Rhea Myers

Copyleft And Marxism

I am a militant liberal, possibly a socialist libertarian. My political motto is “beware teleology”, so I regard pluralism as the least worst option for society given what happens when societies fall under ideological closures. Including Neoliberalism. Pluralism has come to be the basis of my ongoing interest in copyleft. I believe it strongly supports pluralism. I am nonetheless not delusional regarding the scope and socioeconomic effects of copyleft. It is not a panacea, and I think that Negativland’s Expanded Fair Use might be a better baseline for creative freedom in bourgeois capitalist society were it not for the practicalities.

My research over the last few years has only strengthened my regard for Stallmanism. This research has taken me through venture capitalism, the economics of Web 2.0, neoliberal ethics, the history of the enclosure and allotment movements, the levellers and diggers, 1968 in France, LIP self-management, various anarchist texts, the production of Classical Greek pottery, the history of collectives and LETS schemes, and all sorts of other historical and sociopolitical/economic moments. Oh and Lessig’s writing and that of Isaiah Berlin and of Mackenzie Wark. I have maintained my interest in copyleft not due to doctrinal monomania but to being unable to find anything better given current historical conditions.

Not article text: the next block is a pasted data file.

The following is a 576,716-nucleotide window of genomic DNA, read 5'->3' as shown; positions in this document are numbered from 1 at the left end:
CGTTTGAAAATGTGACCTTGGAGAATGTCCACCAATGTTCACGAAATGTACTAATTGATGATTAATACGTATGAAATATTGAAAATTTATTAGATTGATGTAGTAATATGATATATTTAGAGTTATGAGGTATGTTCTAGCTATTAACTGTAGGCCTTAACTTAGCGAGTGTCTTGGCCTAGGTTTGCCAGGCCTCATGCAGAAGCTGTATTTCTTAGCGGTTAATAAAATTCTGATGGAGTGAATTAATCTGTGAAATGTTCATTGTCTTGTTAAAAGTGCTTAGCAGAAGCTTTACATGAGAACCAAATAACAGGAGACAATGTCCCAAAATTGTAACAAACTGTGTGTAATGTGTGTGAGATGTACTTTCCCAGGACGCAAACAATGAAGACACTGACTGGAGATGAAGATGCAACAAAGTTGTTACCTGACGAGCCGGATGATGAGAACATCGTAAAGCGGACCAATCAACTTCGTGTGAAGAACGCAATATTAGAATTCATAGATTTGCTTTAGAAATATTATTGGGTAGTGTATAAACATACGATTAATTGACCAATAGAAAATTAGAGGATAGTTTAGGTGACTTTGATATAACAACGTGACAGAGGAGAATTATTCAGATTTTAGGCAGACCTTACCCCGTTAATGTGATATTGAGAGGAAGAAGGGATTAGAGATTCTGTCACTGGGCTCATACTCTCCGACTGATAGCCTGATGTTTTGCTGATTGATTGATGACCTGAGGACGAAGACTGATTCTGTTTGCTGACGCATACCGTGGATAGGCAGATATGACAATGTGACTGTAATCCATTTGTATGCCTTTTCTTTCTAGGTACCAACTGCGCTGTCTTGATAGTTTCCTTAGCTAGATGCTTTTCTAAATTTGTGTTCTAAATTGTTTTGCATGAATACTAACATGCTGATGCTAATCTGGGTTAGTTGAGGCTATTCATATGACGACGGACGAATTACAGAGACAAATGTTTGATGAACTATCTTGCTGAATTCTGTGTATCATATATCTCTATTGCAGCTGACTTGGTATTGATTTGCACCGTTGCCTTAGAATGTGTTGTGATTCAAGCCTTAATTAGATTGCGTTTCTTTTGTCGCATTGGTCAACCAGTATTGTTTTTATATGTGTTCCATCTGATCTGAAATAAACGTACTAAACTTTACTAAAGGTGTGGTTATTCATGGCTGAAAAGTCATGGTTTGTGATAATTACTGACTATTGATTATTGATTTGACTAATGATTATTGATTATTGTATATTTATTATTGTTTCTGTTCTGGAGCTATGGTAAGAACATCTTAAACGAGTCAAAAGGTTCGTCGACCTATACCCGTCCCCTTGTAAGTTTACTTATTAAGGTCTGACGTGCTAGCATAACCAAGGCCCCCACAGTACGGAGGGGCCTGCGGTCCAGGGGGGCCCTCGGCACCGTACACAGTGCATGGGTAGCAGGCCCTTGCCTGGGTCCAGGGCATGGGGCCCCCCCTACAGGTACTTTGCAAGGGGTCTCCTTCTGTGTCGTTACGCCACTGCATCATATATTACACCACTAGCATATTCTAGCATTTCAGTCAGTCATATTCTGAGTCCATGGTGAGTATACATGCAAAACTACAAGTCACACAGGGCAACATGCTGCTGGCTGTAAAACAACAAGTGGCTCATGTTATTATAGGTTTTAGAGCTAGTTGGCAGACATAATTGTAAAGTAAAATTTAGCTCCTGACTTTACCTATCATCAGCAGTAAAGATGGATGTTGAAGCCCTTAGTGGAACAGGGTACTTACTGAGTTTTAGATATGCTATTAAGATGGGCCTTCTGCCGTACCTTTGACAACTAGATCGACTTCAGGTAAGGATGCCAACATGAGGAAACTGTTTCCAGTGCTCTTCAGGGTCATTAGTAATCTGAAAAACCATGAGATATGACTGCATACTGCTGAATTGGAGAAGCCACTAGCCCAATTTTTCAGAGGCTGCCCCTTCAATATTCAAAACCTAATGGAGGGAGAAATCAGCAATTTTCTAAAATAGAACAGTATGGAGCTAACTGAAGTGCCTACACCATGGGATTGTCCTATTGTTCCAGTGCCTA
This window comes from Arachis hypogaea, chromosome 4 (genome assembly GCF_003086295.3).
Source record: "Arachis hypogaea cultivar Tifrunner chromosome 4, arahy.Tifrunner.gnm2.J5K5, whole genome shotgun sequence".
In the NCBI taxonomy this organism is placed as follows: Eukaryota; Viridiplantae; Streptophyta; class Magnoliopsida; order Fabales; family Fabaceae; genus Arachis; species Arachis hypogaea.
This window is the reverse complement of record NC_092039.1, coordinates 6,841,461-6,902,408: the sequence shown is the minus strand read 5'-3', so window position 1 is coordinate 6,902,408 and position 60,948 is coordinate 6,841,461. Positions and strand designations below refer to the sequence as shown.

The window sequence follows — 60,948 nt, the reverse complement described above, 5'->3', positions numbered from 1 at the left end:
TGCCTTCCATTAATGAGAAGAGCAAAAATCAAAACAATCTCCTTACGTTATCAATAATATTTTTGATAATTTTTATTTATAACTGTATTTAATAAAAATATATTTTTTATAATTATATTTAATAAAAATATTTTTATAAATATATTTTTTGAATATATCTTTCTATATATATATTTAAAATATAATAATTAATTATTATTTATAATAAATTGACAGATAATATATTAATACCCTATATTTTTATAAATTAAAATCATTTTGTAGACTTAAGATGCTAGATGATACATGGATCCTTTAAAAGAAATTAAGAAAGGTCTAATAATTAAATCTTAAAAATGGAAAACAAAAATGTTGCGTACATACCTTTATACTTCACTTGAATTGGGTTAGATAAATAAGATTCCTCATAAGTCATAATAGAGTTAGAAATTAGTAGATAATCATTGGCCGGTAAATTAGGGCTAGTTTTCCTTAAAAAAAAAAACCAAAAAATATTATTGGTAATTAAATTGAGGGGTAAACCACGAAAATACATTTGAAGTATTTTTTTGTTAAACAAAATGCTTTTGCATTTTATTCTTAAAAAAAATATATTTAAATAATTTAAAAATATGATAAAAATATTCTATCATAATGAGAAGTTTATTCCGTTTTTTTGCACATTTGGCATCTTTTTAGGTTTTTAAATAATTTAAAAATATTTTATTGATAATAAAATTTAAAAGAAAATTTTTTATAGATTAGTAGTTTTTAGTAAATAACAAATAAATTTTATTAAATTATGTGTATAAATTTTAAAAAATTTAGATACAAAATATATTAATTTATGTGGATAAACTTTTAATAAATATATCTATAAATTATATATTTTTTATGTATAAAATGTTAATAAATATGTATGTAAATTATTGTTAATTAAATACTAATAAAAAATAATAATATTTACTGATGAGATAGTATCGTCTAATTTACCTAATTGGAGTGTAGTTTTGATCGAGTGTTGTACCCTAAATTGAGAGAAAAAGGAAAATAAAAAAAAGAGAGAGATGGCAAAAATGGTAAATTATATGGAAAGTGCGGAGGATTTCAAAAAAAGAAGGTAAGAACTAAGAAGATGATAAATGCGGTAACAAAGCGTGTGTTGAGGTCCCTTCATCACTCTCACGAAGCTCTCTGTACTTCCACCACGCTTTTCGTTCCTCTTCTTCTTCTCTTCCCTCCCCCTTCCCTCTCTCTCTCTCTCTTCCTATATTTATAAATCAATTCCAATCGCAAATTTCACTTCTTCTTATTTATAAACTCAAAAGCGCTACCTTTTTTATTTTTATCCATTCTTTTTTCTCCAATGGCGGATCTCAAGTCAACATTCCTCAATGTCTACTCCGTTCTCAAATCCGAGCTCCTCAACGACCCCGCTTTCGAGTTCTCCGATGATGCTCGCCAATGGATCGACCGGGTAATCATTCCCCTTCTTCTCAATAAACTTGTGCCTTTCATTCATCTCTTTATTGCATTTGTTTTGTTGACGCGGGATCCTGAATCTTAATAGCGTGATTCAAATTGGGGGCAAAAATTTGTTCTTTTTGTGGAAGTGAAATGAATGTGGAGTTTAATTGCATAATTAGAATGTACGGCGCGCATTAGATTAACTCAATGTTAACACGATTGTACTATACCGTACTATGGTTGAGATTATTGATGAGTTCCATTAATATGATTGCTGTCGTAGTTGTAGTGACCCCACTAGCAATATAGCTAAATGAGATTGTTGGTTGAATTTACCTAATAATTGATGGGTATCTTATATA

I’m writing this to try to gather my thoughts prior to responding to someone who has objected to my criticism of their essay. They have accused me of regarding copyleft as perfect and immutable and believing that anyone who doesn’t share this opinion just needs to read the right books. I have taken several days to consider this and have come to the conclusion that my position will be practically indiscernible from that position for them, but that this is a mischaracterisation of what I believe.

I do believe that copyleft will support the ends of socialists and marxists within society better than a licensing scheme that seeks to refuse “the commons” to “capitalist exploitation of wage labour”. I believe this because of my long consideration of the self-defeating effects of the Non-Commercial Creative Commons Licence and other discriminatory licenses, and because I don’t believe that capital is stupid enough not to start selling picks and shovels to the workers who will be the only permitted users of such a licence if one is ever written.

I also believe that there is probably some interest for marxist students of the property question in essays titled “Why Software Should Not Have Owners” and “Did You Say Intellectual Property? It’s A Seductive Mirage”.

But I am interested to hear if any of my more marxisant readers think I am talking bollocks, and if so exactly why. Anyone?

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